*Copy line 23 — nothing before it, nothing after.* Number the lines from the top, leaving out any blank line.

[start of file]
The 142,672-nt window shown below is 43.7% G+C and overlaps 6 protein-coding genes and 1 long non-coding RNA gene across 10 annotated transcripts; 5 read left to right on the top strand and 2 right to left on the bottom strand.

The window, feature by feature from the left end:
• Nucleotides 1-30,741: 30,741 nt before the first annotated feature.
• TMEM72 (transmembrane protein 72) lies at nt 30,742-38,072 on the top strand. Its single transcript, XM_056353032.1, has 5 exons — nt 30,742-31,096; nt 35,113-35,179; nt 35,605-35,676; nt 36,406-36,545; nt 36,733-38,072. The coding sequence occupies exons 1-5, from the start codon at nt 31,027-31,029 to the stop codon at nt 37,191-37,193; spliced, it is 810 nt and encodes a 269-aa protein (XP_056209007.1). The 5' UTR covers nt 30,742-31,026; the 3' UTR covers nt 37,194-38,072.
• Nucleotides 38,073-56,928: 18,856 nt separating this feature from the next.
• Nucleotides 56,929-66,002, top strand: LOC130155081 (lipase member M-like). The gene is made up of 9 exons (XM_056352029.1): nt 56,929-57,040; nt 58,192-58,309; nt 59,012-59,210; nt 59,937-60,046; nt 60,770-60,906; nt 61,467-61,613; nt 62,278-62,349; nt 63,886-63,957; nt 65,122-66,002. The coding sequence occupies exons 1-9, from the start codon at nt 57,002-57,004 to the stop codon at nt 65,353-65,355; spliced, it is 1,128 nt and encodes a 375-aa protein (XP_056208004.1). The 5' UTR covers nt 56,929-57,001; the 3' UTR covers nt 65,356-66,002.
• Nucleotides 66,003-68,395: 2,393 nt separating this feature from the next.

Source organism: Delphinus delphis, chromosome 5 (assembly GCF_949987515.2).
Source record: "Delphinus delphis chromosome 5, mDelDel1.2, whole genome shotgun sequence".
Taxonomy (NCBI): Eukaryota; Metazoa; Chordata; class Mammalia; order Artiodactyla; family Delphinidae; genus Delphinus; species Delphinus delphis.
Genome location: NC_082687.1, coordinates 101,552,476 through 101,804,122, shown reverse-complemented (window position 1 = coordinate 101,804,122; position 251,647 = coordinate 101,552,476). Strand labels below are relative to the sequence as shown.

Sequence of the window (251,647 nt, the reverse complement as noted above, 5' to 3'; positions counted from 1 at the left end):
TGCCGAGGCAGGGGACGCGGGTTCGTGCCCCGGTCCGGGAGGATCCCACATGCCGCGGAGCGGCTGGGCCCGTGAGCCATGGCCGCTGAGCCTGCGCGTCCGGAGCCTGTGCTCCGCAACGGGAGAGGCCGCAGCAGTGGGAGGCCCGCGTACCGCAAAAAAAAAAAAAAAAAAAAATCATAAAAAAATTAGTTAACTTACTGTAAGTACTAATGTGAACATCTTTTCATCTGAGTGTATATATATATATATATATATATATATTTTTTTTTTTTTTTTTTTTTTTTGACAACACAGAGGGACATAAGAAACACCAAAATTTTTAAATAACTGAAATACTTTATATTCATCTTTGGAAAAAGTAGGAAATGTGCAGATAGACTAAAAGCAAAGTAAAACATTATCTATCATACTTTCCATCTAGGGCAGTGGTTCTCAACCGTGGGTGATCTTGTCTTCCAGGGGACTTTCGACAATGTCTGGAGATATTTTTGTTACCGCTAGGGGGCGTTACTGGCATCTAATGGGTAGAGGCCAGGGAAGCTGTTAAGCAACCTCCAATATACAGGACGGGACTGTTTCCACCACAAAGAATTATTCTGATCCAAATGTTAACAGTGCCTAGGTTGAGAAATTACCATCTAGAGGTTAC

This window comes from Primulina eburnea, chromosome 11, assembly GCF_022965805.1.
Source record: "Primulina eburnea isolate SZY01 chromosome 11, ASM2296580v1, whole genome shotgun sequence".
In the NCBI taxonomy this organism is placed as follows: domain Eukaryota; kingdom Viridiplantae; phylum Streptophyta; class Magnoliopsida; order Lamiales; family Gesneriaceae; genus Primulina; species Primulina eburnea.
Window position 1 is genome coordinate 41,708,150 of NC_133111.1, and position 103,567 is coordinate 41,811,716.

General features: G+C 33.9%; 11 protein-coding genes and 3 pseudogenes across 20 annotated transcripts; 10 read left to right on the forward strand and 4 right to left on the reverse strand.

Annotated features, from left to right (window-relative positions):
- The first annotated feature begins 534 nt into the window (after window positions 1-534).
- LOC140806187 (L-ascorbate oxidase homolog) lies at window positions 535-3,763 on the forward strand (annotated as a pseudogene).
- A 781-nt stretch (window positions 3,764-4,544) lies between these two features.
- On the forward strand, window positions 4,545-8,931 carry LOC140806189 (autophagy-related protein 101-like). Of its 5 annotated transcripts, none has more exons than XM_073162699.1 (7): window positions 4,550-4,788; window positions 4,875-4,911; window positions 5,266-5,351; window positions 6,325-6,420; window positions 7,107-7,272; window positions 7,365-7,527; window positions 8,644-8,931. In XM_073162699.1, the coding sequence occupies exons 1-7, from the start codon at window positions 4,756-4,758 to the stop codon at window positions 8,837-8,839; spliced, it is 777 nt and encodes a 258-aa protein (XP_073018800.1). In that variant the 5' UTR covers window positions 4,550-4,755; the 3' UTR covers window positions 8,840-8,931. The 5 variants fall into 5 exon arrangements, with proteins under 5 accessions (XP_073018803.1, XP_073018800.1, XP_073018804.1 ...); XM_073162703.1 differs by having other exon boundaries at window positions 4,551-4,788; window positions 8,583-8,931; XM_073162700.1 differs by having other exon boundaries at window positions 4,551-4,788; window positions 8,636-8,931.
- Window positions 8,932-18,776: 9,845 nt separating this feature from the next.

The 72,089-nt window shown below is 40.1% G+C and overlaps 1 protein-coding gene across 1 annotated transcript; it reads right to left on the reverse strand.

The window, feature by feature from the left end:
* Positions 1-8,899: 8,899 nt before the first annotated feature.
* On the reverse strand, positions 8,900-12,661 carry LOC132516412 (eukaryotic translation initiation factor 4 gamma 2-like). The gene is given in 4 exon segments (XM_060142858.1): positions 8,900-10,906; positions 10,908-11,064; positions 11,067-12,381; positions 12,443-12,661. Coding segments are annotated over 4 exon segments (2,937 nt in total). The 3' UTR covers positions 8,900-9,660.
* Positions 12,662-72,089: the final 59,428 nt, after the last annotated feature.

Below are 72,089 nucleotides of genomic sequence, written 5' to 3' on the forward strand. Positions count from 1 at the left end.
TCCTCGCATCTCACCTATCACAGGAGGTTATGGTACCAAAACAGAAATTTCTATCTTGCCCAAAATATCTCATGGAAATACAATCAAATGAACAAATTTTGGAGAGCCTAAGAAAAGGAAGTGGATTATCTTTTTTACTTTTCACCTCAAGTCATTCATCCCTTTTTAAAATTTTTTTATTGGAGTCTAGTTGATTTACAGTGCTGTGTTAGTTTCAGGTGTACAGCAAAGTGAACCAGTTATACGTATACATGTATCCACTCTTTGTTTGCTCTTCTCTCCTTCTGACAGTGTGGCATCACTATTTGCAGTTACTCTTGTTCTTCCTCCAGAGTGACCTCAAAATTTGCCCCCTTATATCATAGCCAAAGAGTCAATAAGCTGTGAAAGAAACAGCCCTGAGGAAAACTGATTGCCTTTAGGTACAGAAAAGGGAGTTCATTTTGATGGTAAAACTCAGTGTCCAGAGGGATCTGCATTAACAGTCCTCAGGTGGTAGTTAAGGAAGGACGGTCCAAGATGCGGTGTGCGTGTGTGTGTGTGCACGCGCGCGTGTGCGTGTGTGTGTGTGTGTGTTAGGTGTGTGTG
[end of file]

- On the forward strand, window positions 4,545-8,931 carry LOC140806189 (autophagy-related protein 101-like). Of its 5 annotated transcripts, none has more exons than XM_073162699.1 (7): window positions 4,550-4,788; window positions 4,875-4,911; window positions 5,266-5,351; window positions 6,325-6,420; window positions 7,107-7,272; window positions 7,365-7,527; window positions 8,644-8,931. In XM_073162699.1, the coding sequence occupies exons 1-7, from the start codon at window positions 4,756-4,758 to the stop codon at window positions 8,837-8,839; spliced, it is 777 nt and encodes a 258-aa protein (XP_073018800.1). In that variant the 5' UTR covers window positions 4,550-4,755; the 3' UTR covers window positions 8,840-8,931. The 5 variants fall into 5 exon arrangements, with proteins under 5 accessions (XP_073018803.1, XP_073018800.1, XP_073018804.1 ...); XM_073162703.1 differs by having other exon boundaries at window positions 4,551-4,788; window positions 8,583-8,931; XM_073162700.1 differs by having other exon boundaries at window positions 4,551-4,788; window positions 8,636-8,931.